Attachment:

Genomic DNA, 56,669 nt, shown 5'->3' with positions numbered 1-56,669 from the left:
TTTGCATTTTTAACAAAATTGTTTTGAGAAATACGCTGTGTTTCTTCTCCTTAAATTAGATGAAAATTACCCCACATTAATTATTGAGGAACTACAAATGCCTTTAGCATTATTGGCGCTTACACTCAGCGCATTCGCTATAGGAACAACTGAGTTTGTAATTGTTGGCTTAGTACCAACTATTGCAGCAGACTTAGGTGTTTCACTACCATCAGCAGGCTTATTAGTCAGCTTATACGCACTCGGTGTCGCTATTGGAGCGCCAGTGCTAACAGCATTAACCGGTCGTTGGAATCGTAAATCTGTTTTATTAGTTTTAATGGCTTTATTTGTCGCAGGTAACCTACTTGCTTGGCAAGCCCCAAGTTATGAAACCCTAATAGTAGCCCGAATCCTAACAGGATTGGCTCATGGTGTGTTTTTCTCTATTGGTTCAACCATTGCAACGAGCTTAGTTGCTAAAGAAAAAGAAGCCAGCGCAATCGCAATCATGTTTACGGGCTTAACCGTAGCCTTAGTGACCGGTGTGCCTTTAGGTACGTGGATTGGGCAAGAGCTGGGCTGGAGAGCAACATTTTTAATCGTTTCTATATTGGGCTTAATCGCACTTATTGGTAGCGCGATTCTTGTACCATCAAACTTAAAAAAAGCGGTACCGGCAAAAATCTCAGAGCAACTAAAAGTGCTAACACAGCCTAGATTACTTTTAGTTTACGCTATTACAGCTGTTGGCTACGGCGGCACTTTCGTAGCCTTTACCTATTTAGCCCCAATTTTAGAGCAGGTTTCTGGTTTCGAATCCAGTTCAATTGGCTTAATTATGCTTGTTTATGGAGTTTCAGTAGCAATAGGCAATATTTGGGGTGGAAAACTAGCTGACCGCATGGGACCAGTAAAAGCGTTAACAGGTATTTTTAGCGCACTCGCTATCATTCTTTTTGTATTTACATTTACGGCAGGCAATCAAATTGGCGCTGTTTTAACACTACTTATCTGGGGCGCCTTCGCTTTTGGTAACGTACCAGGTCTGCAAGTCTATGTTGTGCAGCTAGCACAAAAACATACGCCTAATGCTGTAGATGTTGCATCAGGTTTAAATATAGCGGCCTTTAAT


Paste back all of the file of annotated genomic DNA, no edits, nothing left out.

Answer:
Genomic DNA, 56,669 nt, shown 5'->3' with positions numbered 1-56,669 from the left:
TTTGCATTTTTAACAAAATTGTTTTGAGAAATACGCTGTGTTTCTTCTCCTTAAATTAGATGAAAATTACCCCACATTAATTATTGAGGAACTACAAATGCCTTTAGCATTATTGGCGCTTACACTCAGCGCATTCGCTATAGGAACAACTGAGTTTGTAATTGTTGGCTTAGTACCAACTATTGCAGCAGACTTAGGTGTTTCACTACCATCAGCAGGCTTATTAGTCAGCTTATACGCACTCGGTGTCGCTATTGGAGCGCCAGTGCTAACAGCATTAACCGGTCGTTGGAATCGTAAATCTGTTTTATTAGTTTTAATGGCTTTATTTGTCGCAGGTAACCTACTTGCTTGGCAAGCCCCAAGTTATGAAACCCTAATAGTAGCCCGAATCCTAACAGGATTGGCTCATGGTGTGTTTTTCTCTATTGGTTCAACCATTGCAACGAGCTTAGTTGCTAAAGAAAAAGAAGCCAGCGCAATCGCAATCATGTTTACGGGCTTAACCGTAGCCTTAGTGACCGGTGTGCCTTTAGGTACGTGGATTGGGCAAGAGCTGGGCTGGAGAGCAACATTTTTAATCGTTTCTATATTGGGCTTAATCGCACTTATTGGTAGCGCGATTCTTGTACCATCAAACTTAAAAAAAGCGGTACCGGCAAAAATCTCAGAGCAACTAAAAGTGCTAACACAGCCTAGATTACTTTTAGTTTACGCTATTACAGCTGTTGGCTACGGCGGCACTTTCGTAGCCTTTACCTATTTAGCCCCAATTTTAGAGCAGGTTTCTGGTTTCGAATCCAGTTCAATTGGCTTAATTATGCTTGTTTATGGAGTTTCAGTAGCAATAGGCAATATTTGGGGTGGAAAACTAGCTGACCGCATGGGACCAGTAAAAGCGTTAACAGGTATTTTTAGCGCACTCGCTATCATTCTTTTTGTATTTACATTTACGGCAGGCAATCAAATTGGCGCTGTTTTAACACTACTTATCTGGGGCGCCTTCGCTTTTGGTAACGTACCAGGTCTGCAAGTCTATGTTGTGCAGCTAGCACAAAAACATACGCCTAATGCTGTAGATGTTGCATCAGGTTTAAATATAGCGGCCTTTAAT